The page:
My consultant spoke to me for a while about why my doctor had referred me, where I’d felt the lump, some family history and then spoke me through what was likely to happen over the course of my appointment. Then, he examined me as well. This was a much more in-depth exam. He spent a lot of time checking both breasts. He then found two smaller lumps on the left, around the larger lump that I was referred for and then two small lumps on my right breast as well.

That was quite a shock because I went thinking that I only had one and left with 5…

I then got to put my bra and top back on and was taken to another waiting room. Here, I waited for an hour and 45 minutes. I am a nightmare with people and being surrounded by people talking and eating had my stress levels through the roof (I’m ridiculous, I know).

During my exam with my consultant, he marked the areas where they found lumps to help the radiologist. Eventually, I was taken through for an ultrasound. I put my gown/cape/poncho back on. Good on the NHS – you take it with you in a little bag! No waste washing there!

I’m not going to lie, this was the most uncomfortable part of my appointment. I didn’t feel particularly comfortable with my radiologist. For no reason in particular but I just felt a little uneasy.

He didn’t really speak too much so I didn’t really know what was going on. He spent a while doing my ultrasound and I’m not going to lie, it was sort of painful over the larger lump but I think that’s just because of where the lump is, there’s not a lot of breast tissue there.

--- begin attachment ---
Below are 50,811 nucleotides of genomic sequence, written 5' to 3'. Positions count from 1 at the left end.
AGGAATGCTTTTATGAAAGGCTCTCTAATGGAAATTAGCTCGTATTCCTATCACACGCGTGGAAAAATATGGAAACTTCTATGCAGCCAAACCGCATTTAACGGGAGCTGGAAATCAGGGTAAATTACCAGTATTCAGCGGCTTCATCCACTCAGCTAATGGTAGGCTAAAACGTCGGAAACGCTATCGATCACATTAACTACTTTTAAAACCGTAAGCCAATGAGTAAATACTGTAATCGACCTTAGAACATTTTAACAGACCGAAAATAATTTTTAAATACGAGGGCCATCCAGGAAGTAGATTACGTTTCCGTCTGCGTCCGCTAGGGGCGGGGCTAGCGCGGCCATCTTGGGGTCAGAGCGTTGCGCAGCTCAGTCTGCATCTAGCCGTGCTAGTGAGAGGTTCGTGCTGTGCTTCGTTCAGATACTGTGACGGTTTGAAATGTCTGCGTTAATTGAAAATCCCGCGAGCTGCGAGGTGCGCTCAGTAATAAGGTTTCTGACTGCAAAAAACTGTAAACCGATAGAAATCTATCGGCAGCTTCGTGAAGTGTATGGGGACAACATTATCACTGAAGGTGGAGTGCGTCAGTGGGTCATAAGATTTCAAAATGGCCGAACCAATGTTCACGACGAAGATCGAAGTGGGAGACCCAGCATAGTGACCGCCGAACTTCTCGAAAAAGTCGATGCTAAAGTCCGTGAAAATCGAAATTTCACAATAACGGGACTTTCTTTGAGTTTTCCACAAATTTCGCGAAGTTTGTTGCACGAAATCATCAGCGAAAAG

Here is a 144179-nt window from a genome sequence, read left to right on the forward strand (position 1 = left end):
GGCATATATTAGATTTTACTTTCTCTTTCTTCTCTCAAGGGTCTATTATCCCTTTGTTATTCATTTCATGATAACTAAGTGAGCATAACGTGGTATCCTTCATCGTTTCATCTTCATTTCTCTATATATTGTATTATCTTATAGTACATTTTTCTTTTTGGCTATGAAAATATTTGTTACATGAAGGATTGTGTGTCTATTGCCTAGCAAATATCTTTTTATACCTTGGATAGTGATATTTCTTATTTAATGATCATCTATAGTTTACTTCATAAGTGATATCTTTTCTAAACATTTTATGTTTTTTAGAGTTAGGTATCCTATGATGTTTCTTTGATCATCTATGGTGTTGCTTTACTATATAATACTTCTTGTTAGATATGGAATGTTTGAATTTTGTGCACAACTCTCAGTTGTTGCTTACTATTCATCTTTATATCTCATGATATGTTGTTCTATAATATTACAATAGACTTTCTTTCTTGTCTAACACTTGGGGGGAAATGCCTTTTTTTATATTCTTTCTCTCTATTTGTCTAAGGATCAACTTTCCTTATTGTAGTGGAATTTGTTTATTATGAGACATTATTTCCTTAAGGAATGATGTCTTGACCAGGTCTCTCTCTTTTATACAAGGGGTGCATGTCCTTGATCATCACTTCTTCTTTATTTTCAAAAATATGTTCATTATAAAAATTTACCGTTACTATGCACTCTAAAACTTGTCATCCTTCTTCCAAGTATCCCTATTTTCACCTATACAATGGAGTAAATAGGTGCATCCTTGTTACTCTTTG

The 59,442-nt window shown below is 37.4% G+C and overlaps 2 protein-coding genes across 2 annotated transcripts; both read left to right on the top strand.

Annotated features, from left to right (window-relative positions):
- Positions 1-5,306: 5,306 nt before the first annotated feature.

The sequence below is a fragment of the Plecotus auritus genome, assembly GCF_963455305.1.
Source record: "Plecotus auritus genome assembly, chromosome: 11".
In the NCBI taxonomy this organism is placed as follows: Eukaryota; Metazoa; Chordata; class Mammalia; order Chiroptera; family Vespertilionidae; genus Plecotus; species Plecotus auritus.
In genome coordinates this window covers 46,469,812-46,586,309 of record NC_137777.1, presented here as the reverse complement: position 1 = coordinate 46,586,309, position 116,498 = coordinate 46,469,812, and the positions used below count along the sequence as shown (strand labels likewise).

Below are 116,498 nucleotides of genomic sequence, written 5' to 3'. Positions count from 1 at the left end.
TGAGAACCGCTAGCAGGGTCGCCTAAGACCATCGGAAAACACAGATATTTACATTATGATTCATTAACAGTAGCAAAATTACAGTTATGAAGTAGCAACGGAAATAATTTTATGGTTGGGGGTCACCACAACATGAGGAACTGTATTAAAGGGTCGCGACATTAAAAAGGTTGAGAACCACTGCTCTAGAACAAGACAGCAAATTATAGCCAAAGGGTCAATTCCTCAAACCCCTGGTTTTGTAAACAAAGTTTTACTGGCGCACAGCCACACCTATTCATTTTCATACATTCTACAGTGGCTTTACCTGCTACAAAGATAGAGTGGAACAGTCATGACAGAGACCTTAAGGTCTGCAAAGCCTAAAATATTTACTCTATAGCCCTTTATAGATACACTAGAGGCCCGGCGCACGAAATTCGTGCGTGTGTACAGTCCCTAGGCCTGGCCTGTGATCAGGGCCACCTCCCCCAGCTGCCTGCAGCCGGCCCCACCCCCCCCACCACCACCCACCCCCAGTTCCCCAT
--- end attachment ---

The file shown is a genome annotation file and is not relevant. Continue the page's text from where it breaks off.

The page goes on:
As I say, my radiologist didn’t really say very much so suddenly I was just handed tissue to clean off the gel and told to put my clothes back on. Then I was taken back to another waiting room. I had no idea what was happening, if I needed any other tests or not until suddenly I was called back and put into a doctors office.

Here’s where it all really went down hill – I sat in this room for 25 minutes with no explanation. I was so uncomfortable and I got bored waiting and I went to go find a nurse to find out what was going on. All I can say about that is that I am not angry at my consultant, the clinic or even the hospital. While there I could tell you how many women I saw. There were so many people that the department/clinic was run ragid!

My consultant came back and explained to me how everything was going (and was incredibly apologetic about my wait). They reviewed my ultrasound and were trying to make a decision as to whether I needed a biopsy. They decided against this and I was done.